In 1908 the Workers’ Compensation Law was established to immediately address the financial burdens suffered by workers who sustained work-related injuries or who developed an illness due to exposure to hazardous substances during work.

Workers’ compensation took the form of an insurance program, providing sure and fast financial assistance that would cover an injured worker’s lost wages (due to missed work), cost of medical treatment, vocational rehabilitation and, in worst cases, death.

The insurance benefit is guaranteed to authentic applicants (fraudulent claims have been made in the past, with workers faking injuries), regardless of whose fault the accident was. This means that even if the accident were a result of the injured worker’s own act of negligence or carelessness, no amount, however minimal, may be deducted from the total amount of compensation that the injured worker is legally entitled to receive; however, if the injury was self-inflicted, was sustained because the worker was drunk, or was a result of actions in violation of OSHA law or company safety policy, then a worker’s application for a claim will be denied.

Workers’ compensation benefit does not depend on the employer’s or the company’s financial capability too; thus, even if the company were facing possible bankruptcy, the claimant is still assured of receiving the compensation that he/she has a right to. One important clause stipulated in this insurance program, however, is the mandatory relinquishment of the worker’s right from filing a suit against his/her employer for any further legal claims.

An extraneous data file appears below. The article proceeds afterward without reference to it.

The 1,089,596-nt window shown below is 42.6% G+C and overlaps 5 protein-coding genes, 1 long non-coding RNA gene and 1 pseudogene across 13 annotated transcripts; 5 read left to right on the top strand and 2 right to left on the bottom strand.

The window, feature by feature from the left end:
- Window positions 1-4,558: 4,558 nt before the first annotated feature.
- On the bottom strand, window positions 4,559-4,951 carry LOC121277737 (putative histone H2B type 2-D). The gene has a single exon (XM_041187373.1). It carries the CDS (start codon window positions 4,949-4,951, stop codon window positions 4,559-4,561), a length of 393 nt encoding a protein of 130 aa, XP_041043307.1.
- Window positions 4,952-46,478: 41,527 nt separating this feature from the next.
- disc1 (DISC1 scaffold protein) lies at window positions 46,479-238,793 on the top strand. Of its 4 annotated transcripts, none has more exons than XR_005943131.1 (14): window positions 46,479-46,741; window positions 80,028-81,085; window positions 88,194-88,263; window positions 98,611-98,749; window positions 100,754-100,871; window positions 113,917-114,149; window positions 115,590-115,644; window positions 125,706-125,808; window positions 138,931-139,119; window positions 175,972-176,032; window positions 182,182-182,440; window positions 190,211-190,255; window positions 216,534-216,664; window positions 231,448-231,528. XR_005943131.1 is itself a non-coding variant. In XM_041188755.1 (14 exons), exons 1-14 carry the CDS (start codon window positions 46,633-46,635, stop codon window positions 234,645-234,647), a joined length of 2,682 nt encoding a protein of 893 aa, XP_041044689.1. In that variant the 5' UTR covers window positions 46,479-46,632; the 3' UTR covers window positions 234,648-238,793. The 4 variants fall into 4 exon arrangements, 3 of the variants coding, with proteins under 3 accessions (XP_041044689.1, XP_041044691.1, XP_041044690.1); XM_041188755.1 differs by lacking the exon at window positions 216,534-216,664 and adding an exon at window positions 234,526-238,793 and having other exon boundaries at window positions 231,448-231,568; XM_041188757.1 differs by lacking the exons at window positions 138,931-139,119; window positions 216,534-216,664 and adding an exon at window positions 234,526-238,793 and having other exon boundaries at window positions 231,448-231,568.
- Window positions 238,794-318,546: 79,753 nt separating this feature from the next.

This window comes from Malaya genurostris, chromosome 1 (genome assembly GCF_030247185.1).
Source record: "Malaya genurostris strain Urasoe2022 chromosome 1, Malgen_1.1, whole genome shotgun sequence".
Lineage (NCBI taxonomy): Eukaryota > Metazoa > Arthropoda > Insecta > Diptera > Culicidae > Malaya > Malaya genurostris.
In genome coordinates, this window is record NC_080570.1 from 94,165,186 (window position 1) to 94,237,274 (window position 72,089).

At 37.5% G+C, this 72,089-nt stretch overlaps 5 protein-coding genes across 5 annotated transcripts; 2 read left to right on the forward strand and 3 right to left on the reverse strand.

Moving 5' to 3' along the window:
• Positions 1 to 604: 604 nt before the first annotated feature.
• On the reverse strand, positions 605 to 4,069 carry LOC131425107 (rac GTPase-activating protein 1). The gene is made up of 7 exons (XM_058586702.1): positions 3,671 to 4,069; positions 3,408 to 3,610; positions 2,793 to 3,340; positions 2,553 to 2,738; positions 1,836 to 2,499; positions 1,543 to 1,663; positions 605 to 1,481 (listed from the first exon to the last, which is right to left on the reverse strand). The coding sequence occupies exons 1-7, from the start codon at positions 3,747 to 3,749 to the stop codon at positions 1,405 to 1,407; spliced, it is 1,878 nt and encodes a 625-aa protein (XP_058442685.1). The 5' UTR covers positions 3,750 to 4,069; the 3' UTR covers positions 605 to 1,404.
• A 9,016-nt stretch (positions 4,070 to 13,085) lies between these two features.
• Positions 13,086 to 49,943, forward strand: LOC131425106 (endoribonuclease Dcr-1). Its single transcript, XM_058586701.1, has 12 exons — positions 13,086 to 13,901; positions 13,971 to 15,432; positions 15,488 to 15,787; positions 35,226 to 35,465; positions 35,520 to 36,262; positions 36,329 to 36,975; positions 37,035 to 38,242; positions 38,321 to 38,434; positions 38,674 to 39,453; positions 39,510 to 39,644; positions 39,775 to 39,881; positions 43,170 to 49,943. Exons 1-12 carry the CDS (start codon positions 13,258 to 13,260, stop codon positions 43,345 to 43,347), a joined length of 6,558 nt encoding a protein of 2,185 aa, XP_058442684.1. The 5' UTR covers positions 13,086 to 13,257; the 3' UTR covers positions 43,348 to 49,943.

Before the Workers’ Compensation Insurance benefit was passed into law in 1908, injured workers, majority of whom worked in construction and industrial firms, had to sue their employers just to be compensated for the injury that they sustained. Workers often lost the cases, however, as employers usually argued that the worker, prior to applying for the job, and during his/her course of employment, was aware of the dangers associated with the work. Besides losing the cases, many workers were also never allowed to return to work due the damage that the court cases caused in the employee-employer relationship.

It is explained in the website of the law firm Scudder & Hedrick, PLLC, that “Worker’s compensation program is based on the belief that employees should be able to receive full medical treatment for their injuries. As a result, nearly all employers are required to carry worker’s compensation insurance, which is designed to protect employees from job-related illnesses and injuries so those employees can receive benefits and pay for their treatment in the event of an accident.”

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